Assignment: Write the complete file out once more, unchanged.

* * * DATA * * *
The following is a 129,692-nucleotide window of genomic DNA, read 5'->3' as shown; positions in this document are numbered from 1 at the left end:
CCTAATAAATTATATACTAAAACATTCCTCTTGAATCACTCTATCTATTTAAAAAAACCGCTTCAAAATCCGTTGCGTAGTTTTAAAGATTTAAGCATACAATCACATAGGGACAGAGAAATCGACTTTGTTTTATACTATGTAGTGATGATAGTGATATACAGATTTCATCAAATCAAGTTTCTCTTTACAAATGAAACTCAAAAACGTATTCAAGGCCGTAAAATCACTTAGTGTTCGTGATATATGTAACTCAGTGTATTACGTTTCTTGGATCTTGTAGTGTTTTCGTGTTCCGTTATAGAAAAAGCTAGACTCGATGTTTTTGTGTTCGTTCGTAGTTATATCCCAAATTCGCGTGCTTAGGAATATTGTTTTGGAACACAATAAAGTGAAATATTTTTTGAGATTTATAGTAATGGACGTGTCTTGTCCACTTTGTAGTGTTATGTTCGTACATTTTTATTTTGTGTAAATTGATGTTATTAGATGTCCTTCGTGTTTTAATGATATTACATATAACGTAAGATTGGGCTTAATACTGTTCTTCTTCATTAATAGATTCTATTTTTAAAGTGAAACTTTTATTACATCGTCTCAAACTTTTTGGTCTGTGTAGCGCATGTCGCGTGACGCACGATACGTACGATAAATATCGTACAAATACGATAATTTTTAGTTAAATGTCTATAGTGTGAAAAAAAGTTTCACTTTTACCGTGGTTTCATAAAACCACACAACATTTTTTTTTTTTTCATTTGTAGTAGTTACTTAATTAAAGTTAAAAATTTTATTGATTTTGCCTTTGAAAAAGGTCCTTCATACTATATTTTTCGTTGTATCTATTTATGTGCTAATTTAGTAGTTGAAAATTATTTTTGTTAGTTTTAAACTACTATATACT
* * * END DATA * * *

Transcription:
The following is a 129,692-nucleotide window of genomic DNA, read 5'->3' as shown; positions in this document are numbered from 1 at the left end:
CCTAATAAATTATATACTAAAACATTCCTCTTGAATCACTCTATCTATTTAAAAAAACCGCTTCAAAATCCGTTGCGTAGTTTTAAAGATTTAAGCATACAATCACATAGGGACAGAGAAATCGACTTTGTTTTATACTATGTAGTGATGATAGTGATATACAGATTTCATCAAATCAAGTTTCTCTTTACAAATGAAACTCAAAAACGTATTCAAGGCCGTAAAATCACTTAGTGTTCGTGATATATGTAACTCAGTGTATTACGTTTCTTGGATCTTGTAGTGTTTTCGTGTTCCGTTATAGAAAAAGCTAGACTCGATGTTTTTGTGTTCGTTCGTAGTTATATCCCAAATTCGCGTGCTTAGGAATATTGTTTTGGAACACAATAAAGTGAAATATTTTTTGAGATTTATAGTAATGGACGTGTCTTGTCCACTTTGTAGTGTTATGTTCGTACATTTTTATTTTGTGTAAATTGATGTTATTAGATGTCCTTCGTGTTTTAATGATATTACATATAACGTAAGATTGGGCTTAATACTGTTCTTCTTCATTAATAGATTCTATTTTTAAAGTGAAACTTTTATTACATCGTCTCAAACTTTTTGGTCTGTGTAGCGCATGTCGCGTGACGCACGATACGTACGATAAATATCGTACAAATACGATAATTTTTAGTTAAATGTCTATAGTGTGAAAAAAAGTTTCACTTTTACCGTGGTTTCATAAAACCACACAACATTTTTTTTTTTTTCATTTGTAGTAGTTACTTAATTAAAGTTAAAAATTTTATTGATTTTGCCTTTGAAAAAGGTCCTTCATACTATATTTTTCGTTGTATCTATTTATGTGCTAATTTAGTAGTTGAAAATTATTTTTGTTAGTTTTAAACTACTATATACT